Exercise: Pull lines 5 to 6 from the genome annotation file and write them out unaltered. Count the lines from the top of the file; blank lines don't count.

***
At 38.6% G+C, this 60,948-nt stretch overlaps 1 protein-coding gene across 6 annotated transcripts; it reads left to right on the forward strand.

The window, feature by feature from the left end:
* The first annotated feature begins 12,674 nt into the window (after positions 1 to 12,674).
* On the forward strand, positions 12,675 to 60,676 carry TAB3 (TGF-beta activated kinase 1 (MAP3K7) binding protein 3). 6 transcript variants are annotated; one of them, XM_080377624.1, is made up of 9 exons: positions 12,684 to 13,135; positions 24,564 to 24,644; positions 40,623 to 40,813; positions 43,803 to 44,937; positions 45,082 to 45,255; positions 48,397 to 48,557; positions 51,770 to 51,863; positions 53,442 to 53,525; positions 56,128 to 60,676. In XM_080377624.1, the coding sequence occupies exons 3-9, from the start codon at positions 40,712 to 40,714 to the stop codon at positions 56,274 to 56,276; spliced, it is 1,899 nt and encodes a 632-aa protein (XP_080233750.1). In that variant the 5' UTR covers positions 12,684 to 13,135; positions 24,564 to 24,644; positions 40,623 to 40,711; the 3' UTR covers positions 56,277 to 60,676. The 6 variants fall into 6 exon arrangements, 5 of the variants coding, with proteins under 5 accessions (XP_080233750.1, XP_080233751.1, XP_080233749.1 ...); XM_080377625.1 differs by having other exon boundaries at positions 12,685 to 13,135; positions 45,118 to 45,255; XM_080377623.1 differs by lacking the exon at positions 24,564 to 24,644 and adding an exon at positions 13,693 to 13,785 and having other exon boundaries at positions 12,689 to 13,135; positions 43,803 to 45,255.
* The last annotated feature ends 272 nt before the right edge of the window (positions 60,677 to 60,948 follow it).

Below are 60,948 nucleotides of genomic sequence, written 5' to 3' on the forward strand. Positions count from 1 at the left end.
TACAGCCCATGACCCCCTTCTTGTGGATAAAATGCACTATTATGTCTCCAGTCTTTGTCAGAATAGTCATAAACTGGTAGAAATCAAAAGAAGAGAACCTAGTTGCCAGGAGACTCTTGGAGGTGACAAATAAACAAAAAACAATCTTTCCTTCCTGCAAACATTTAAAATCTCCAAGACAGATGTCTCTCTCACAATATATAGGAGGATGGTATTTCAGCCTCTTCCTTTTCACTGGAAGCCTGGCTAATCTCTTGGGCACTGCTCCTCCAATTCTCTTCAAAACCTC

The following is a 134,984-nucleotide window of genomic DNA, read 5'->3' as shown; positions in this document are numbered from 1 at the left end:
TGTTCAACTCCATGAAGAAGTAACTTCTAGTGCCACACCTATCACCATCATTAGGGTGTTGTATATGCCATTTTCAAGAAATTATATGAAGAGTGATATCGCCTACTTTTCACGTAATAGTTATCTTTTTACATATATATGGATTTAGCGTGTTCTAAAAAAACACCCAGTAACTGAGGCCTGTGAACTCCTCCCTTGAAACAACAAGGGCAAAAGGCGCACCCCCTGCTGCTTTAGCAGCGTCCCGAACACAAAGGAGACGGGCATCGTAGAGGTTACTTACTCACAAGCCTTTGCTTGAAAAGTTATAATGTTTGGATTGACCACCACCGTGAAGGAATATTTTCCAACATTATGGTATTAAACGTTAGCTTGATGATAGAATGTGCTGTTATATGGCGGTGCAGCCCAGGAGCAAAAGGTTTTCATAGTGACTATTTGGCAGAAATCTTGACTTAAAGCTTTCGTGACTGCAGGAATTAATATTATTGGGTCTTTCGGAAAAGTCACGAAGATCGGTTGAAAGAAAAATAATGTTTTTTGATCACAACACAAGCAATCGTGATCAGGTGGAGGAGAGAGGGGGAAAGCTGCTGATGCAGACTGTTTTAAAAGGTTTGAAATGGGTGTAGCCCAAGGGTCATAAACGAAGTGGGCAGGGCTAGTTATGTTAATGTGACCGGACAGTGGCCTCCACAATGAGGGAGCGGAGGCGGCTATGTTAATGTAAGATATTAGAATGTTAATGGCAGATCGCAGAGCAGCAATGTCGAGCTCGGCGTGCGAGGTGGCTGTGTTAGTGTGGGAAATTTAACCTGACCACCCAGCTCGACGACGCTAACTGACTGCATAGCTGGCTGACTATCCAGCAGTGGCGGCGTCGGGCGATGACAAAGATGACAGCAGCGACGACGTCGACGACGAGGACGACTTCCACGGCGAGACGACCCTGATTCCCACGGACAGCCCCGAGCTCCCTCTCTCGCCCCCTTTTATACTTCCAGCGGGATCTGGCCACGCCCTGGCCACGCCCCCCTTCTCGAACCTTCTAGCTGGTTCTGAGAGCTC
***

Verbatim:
* The last annotated feature ends 272 nt before the right edge of the window (positions 60,677 to 60,948 follow it).

Below are 60,948 nucleotides of genomic sequence, written 5' to 3' on the forward strand. Positions count from 1 at the left end.